What Are Tendon and Ligament Tears?
Doctors define tendon and ligament tears or ruptures as injuries to the soft tissues that connect muscles and joints. Common symptoms of tendon and ligament tears are pain and swelling. You may also hear or feel a pop when you tear the tissue.
Tears or ruptures to tendons and ligaments can:
- Cause extreme pain.
- Happen at any time.
- Limit or prohibit proper joint function.
Tendon and ligament tears are common injuries. For example, the most common knee ligament injury is tearing the anterior cruciate ligament (ACL). About one in 3,500 people will injure their ACL.
Doctors have ways to treat ligament and tendon injuries. Less severe ones may recover on their own with rest. Many people also need bracing and medicine to help recover.
Some people need surgery to repair a torn or ruptured tendon or ligament.
What are the types of ligament/tendon tears and ruptures?
Tendon and ligament tears and ruptures can affect many joints, but our knees often bear the brunt of these injuries.
Two well-known knee tears or injuries are:
- Anterior cruciate ligament (ACL) tears. The ACL is one of the major ligaments controlling how knee motion occurs.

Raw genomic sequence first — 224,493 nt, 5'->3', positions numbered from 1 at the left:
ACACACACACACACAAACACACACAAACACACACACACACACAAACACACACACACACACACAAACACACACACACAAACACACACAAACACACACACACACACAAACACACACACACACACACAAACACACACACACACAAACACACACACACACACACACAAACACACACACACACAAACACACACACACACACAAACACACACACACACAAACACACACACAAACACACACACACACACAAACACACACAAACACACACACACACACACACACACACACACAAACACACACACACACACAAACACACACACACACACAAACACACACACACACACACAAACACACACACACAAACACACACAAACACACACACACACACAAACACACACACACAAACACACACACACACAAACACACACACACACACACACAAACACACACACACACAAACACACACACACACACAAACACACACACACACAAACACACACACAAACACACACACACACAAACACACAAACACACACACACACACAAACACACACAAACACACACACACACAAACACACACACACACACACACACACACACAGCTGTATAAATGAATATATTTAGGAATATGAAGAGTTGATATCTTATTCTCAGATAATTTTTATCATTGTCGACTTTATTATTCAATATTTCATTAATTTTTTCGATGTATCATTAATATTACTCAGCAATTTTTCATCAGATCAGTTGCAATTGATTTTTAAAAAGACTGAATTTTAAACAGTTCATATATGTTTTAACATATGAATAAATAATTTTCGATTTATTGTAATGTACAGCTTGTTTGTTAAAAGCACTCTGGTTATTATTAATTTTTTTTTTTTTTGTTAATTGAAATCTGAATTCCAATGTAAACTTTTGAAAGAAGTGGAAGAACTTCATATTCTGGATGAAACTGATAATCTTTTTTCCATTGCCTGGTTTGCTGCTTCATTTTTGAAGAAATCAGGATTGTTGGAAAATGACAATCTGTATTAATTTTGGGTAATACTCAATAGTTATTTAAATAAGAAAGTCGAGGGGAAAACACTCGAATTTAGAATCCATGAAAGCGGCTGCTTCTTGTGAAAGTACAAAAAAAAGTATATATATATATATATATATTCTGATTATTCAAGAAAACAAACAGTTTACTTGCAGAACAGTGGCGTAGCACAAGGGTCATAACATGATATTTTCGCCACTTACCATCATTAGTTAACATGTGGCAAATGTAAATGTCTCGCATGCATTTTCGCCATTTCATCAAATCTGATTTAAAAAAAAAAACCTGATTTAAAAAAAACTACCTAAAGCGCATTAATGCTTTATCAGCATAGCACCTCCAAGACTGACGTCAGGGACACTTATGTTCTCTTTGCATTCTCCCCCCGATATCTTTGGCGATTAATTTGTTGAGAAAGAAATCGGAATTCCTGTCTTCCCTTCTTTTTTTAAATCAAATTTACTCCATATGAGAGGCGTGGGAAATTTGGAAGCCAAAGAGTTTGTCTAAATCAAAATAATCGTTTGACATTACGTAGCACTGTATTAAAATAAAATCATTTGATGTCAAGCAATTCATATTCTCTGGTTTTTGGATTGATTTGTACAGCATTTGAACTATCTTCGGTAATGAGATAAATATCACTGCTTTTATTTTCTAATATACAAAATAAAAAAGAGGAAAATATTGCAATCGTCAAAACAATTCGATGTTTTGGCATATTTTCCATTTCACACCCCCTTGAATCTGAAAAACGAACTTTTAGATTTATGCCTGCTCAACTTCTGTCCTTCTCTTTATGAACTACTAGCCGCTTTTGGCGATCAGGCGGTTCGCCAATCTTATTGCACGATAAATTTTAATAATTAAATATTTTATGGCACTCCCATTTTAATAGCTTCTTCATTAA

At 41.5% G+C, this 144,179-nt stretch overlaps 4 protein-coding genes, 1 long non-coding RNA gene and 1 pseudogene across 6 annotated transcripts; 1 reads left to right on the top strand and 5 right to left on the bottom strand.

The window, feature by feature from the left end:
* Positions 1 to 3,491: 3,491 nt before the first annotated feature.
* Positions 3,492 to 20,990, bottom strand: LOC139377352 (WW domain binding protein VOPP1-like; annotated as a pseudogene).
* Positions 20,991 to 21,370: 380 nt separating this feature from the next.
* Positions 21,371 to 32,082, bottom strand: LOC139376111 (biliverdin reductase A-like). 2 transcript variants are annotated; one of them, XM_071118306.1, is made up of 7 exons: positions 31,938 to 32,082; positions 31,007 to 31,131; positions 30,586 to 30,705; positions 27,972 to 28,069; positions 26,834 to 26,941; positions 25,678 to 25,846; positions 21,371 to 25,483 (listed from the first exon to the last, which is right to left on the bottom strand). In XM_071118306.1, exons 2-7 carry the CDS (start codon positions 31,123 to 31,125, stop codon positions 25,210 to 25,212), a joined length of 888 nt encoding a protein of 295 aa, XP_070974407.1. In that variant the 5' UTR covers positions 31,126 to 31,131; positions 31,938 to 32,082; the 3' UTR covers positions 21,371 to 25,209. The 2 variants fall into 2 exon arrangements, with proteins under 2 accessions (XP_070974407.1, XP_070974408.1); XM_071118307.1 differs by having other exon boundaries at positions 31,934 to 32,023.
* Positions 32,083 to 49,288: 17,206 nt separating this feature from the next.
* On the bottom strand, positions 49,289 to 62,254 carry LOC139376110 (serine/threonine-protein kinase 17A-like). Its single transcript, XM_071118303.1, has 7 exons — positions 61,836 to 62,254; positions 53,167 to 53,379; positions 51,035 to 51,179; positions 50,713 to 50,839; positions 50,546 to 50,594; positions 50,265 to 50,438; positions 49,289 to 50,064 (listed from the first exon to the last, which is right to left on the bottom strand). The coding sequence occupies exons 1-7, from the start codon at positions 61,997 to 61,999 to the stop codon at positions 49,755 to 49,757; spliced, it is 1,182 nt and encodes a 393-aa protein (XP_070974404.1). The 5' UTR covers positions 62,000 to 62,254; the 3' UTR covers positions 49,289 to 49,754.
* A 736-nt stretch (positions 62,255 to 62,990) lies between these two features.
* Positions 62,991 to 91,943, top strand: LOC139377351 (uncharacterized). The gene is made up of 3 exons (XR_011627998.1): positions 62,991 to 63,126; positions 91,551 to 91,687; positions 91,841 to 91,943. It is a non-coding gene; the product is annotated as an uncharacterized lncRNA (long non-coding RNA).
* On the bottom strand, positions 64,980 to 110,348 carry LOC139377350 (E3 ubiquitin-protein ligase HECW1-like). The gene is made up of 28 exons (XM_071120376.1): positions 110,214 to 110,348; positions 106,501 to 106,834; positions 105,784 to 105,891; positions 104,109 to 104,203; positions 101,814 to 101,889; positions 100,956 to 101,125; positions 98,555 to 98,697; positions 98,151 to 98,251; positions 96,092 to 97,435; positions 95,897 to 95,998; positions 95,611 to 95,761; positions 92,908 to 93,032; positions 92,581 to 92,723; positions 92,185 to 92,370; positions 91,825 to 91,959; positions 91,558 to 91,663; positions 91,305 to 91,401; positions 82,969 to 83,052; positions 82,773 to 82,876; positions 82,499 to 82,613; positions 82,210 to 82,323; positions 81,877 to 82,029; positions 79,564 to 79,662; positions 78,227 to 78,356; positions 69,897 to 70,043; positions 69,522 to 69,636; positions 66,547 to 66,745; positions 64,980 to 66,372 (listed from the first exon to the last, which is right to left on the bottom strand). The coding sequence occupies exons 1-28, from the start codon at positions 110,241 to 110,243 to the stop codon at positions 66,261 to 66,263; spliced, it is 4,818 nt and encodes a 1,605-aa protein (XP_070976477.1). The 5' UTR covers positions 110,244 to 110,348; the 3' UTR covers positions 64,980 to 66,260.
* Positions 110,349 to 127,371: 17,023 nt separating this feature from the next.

- Meniscus tears. Our knees each have two menisci. This tough cartilage cushions the joint so the femur and tibia can glide against each other without damaging the bone.
What Causes Tendon and Ligament Tears?
The main cause of torn tendons and ligaments is traumatic injury, such as:
- A sudden impact to the joint.
- Quickly stopping or starting.
- An abrupt movement to the joint.
Football and basketball players tend to have a higher risk for ACL tears, but anyone can have one at any time.
Meniscus tears have two common causes — a traumatic injury to the knee or the process of degeneration. They often occur from twisting a bent knee joint.
What are the risk factors and complications of tendon and ligament injuries?
Adults are more likely than kids to tear tendons. However, young athletes (and athletes of any age) are at risk for tendon injuries.
Age contributes to your risk for a tendon rupture because tendons lose elasticity the older you get. People who do repetitive motions, like lifting, are also at risk for tendon injury.
Ligament injuries have similar risk factors. However, certain ligament injuries are more likely in women than men, such as a torn ACL. Sports like football, soccer, basketball, downhill skiing, and gymnastics are also risk factors for ligament injury.
Left undiagnosed, tendon and ligament injuries can lead to pain, lack of mobility, and even issues like arthritis.
Make an appointment for tendon or ligament tears
If you tear or rupture a tendon or ligament, you should seek medical attention as soon as possible. Your doctor needs to see how severe the injury is before it starts to swell. Swelling makes these injuries harder to diagnose.
Contact UPMC Orthopaedic Care
To request an appointment or for more information, please call 1-866-987-6784 or submit a form online.